Writings about cities are paradoxical: on the one hand, they are part of a worldwide, basically place-less culture of reflection on urban life—known as “urban studies”—and yet, on the other, they interact with the specific city that they study and are a factor in its development. They are simultaneously super global and super local.
Some cities have been more productive of urban self-reflection than others. Residents of London, Paris, and New York have been especially capable of integrating their local experiences into larger debates about urban life as such. For its part, San Francisco has become an important center for urban rumination thanks to writers like Kenneth Rexroth, Rebecca Solnit, and Chris Carlsson. But Oakland has been relatively circumspect in this regard, which is surprising, considering that it has given birth to so many dynamic political and cultural forces.
But the city does have some chronicles and, among them, Warren Hinckle’s “Metropoly: The Story of Oakland” holds an important position. Published in Ramparts Magazine nearly fifty years ago, his article was not the first appraisal of Oakland as a whole, but it was the first to treat it from the perspective of the Left. Though inevitably dated, his depiction of a conflicted, racially stratified city will resonate with contemporary residents, as will his portrayal of anxious, incompetent elites. The essay is part of Oakland’s small but meaningful legacy of urban self-reflection and deserves to be remembered.
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METROPOLY: The Story of Oakland, California
AS IF THE CREATION of some perverse master of idle pastimes, Oakland spreads out like a giant game board from the north shore mud flats of San Francisco Bay to the rolling hills of the coastal range. The game is “Metropoly,” and, as it is played in Oakland, it must also be played by anyone living in any American city over 250,000 persons. The object is survival, and the obstacles are chronic unemployment, racial imbalance, cultural deprivation, economic strangulation, educational disparity, housing inadequacy, en trenched power, stultifying bureaucracy, and loss of identity.
Playing rules are simple. If you are among the substandard income families that make up 47 per cent of Oakland’s population, you wait your turn, shake the dice, count your spaces and keep quiet. Go to jail when you are told, only pass Go when you receive permission. Pay your taxes. And above all, don’t rock the board. The rules are more lax if you are one of the elite group which makes 99 per cent of the decisions in Oakland. After all, you know the banker. Since the other players constantly have to land on your property, the rents they pay make it difficult to buy any houses or hotels themselves. Whatever property they do have will be the cheapest on the board, and the odds are that you will end up owning it too.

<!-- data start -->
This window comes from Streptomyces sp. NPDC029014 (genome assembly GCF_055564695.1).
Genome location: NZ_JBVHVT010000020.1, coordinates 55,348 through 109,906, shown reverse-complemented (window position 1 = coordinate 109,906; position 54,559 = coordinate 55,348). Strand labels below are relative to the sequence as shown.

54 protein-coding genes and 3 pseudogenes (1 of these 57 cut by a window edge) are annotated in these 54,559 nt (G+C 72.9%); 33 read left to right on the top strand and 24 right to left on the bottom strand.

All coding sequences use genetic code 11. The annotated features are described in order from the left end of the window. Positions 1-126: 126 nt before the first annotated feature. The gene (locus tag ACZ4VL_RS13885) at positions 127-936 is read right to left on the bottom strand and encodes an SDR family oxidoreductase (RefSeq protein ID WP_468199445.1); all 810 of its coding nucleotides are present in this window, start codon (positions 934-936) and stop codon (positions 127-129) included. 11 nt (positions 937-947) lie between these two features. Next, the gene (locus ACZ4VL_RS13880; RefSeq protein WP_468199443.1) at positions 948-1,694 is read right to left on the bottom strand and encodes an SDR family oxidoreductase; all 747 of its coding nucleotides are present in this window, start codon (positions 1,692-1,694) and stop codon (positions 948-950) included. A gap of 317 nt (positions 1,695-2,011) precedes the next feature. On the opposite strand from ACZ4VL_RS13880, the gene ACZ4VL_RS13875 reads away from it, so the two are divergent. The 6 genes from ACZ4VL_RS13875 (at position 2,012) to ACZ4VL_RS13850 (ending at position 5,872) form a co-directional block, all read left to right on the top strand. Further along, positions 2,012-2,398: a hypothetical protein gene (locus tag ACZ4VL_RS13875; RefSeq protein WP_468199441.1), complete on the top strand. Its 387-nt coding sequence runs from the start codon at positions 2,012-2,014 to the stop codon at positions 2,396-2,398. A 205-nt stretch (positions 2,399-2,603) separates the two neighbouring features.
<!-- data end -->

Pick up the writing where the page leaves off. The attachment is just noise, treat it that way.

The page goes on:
The analogy is familiar, but it applies with dismaying exactitude to life in Oakland, California, where the game of “Metropoly” is being played on a scale slightly below the epic.
[A GEOGRAPHY LESSON]
OAKLAND MAKES A NICE “Metropoly” game board since it is an “All American City.” Look magazine said it was, in 1955, and a plaque from the Look hangs in Oakland’s marble-walled City Hall to prove it. A red, white and blue billboard reminds motorists of this honor as they speed along Oakland’s perimeter on an elevated freeway that. slices across depressed flatlands of marginal industry and decaying housing. The view from the freeway is a city planner’s version of the seventh layer of hell: an ugly, squalid, depressing hodgepodge of commercial neighborhoods, smoke-deadened greenery and neglected residences of Victorian design and Edwardian vintage. The dominant color is gray. At the turn of the century the flatland area was a well-manicured community of bright gingerbread architecture that provided suburban housing, via ferryboat, for the more vital, if more sinful, city of San Francisco across the bay. But Oakland was doomed by its own geography. Its flatlands provide a natural base for industrial expansion of hilly San Francisco, an expansion that assumed forest-fire proportions as the twentieth century pressed on through the catalytic periods of World War I and then, World War II. Continue reading